References for this Review were identified by searches of PubMed for peer-reviewed articles published up to June 2008. The search terms “amantadine”, “felbamate”, “memantine”, “NMDA”, “riluzole” were used. Additional articles were identified by searching the reference lists of identified articles and the authors’ own files. Only papers published in English were reviewed. Abstracts or unpublished material were excluded. Searches of public trial registries (http://clinicaltrials.gov, http://isrctn.org, http://actr.org.au, http://trialregister.nl, http://www.umin.ac.jp/ctr) were performed for ongoing clinical trials.
MWS is an International Research Scholar of the Howard Hughes Medical Institute, holds a Canada Research Chair (Tier I) in Neuroplasticity and Pain, and is supported by a grant from the Canadian Institutes of Health Research (CIHR, grant number MT-12682). These funding sources had no role in determining the idea and outline of this Review or in the writing and revision.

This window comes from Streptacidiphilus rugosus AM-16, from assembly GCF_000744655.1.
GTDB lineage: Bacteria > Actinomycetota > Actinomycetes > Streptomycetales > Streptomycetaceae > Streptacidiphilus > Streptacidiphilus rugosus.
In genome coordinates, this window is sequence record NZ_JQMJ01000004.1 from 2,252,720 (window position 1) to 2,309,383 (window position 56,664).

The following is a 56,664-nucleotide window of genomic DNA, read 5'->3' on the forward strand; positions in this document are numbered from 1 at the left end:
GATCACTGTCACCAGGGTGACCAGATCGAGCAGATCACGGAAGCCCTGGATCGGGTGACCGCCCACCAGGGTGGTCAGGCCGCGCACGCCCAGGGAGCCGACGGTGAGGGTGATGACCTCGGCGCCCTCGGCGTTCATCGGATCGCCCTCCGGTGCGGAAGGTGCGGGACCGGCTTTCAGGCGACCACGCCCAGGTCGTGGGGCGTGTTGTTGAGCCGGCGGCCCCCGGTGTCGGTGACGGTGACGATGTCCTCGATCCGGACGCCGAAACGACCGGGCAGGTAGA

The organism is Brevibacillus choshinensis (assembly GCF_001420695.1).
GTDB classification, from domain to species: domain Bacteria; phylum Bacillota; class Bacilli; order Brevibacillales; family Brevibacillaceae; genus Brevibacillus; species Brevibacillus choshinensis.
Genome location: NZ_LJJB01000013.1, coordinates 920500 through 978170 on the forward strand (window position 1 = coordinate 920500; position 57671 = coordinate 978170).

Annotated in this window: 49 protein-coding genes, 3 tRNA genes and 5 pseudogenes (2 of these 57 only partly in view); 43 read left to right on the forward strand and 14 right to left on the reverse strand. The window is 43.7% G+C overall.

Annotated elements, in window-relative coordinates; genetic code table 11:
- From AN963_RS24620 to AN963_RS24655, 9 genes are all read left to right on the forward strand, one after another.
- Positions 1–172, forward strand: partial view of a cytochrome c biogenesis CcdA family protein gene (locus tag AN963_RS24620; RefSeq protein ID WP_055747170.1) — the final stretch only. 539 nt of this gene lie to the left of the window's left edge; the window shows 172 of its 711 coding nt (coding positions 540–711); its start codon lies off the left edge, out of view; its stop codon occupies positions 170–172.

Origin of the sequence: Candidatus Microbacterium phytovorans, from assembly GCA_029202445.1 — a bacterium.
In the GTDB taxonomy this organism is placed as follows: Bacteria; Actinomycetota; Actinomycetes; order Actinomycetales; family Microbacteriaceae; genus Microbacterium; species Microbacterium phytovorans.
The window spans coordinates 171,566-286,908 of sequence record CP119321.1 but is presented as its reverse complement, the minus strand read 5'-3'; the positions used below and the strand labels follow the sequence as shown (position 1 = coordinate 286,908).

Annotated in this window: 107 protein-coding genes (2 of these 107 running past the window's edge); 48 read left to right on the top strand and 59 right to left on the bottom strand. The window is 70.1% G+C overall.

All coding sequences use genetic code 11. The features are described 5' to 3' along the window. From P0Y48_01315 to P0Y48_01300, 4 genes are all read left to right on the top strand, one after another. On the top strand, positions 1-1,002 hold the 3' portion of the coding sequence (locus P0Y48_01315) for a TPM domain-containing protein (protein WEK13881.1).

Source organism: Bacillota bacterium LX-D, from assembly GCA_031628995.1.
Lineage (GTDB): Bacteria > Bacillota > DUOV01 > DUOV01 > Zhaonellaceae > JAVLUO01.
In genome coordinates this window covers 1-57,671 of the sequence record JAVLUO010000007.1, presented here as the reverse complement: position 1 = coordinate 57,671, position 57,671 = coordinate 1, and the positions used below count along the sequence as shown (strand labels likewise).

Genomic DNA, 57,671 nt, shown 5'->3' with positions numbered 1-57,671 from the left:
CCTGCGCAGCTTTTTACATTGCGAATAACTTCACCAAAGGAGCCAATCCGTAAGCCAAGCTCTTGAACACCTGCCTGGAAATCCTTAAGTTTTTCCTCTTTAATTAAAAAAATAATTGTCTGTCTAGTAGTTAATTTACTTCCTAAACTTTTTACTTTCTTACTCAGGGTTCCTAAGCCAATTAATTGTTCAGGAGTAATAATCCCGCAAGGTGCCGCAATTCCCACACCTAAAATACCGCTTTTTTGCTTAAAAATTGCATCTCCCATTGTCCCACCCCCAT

CONTRIBUTORSLVK wrote the initial draft of this Review. All authors participated in the writing and revision. All authors have seen and approved the final version.
CONFLICTS OF INTEREST
LVK and SKK have no conflicts of interest to declare. MWS has been a consultant for various pharmaceutical companies and a member of scientific advisory boards. MWS has received speaker’s fees and participated in meetings supported by unrestricted grants from industry. None of these declarations present a conflict of interest in relation to the content of this Review.